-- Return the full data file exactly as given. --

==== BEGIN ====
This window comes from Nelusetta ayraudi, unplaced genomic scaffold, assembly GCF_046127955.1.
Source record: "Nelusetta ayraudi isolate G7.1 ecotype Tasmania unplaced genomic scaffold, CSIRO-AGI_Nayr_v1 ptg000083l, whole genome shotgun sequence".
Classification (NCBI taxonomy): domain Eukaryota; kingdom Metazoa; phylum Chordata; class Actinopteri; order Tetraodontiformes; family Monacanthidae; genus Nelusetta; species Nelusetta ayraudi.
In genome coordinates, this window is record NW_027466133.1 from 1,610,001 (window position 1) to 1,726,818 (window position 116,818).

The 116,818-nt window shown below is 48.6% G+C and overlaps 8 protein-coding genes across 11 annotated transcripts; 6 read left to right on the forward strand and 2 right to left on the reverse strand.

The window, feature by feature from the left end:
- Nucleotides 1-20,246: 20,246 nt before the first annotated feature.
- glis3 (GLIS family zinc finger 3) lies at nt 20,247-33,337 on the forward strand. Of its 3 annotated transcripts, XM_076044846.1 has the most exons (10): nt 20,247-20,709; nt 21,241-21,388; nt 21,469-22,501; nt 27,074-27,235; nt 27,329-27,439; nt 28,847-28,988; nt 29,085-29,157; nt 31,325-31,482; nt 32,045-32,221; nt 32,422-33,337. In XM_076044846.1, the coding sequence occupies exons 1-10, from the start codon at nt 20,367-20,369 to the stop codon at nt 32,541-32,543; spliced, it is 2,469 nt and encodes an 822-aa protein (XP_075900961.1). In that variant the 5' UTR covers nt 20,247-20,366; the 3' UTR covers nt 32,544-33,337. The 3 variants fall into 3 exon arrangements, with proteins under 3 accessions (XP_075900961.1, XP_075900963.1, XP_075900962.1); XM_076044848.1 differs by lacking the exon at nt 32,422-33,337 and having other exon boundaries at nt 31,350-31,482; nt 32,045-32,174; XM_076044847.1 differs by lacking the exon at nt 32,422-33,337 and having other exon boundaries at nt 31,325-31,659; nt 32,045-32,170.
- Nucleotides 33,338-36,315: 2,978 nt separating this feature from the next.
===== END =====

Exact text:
This window comes from Nelusetta ayraudi, unplaced genomic scaffold, assembly GCF_046127955.1.
Source record: "Nelusetta ayraudi isolate G7.1 ecotype Tasmania unplaced genomic scaffold, CSIRO-AGI_Nayr_v1 ptg000083l, whole genome shotgun sequence".
Classification (NCBI taxonomy): domain Eukaryota; kingdom Metazoa; phylum Chordata; class Actinopteri; order Tetraodontiformes; family Monacanthidae; genus Nelusetta; species Nelusetta ayraudi.
In genome coordinates, this window is record NW_027466133.1 from 1,610,001 (window position 1) to 1,726,818 (window position 116,818).

The 116,818-nt window shown below is 48.6% G+C and overlaps 8 protein-coding genes across 11 annotated transcripts; 6 read left to right on the forward strand and 2 right to left on the reverse strand.

The window, feature by feature from the left end:
- Nucleotides 1-20,246: 20,246 nt before the first annotated feature.
- glis3 (GLIS family zinc finger 3) lies at nt 20,247-33,337 on the forward strand. Of its 3 annotated transcripts, XM_076044846.1 has the most exons (10): nt 20,247-20,709; nt 21,241-21,388; nt 21,469-22,501; nt 27,074-27,235; nt 27,329-27,439; nt 28,847-28,988; nt 29,085-29,157; nt 31,325-31,482; nt 32,045-32,221; nt 32,422-33,337. In XM_076044846.1, the coding sequence occupies exons 1-10, from the start codon at nt 20,367-20,369 to the stop codon at nt 32,541-32,543; spliced, it is 2,469 nt and encodes an 822-aa protein (XP_075900961.1). In that variant the 5' UTR covers nt 20,247-20,366; the 3' UTR covers nt 32,544-33,337. The 3 variants fall into 3 exon arrangements, with proteins under 3 accessions (XP_075900961.1, XP_075900963.1, XP_075900962.1); XM_076044848.1 differs by lacking the exon at nt 32,422-33,337 and having other exon boundaries at nt 31,350-31,482; nt 32,045-32,174; XM_076044847.1 differs by lacking the exon at nt 32,422-33,337 and having other exon boundaries at nt 31,325-31,659; nt 32,045-32,170.
- Nucleotides 33,338-36,315: 2,978 nt separating this feature from the next.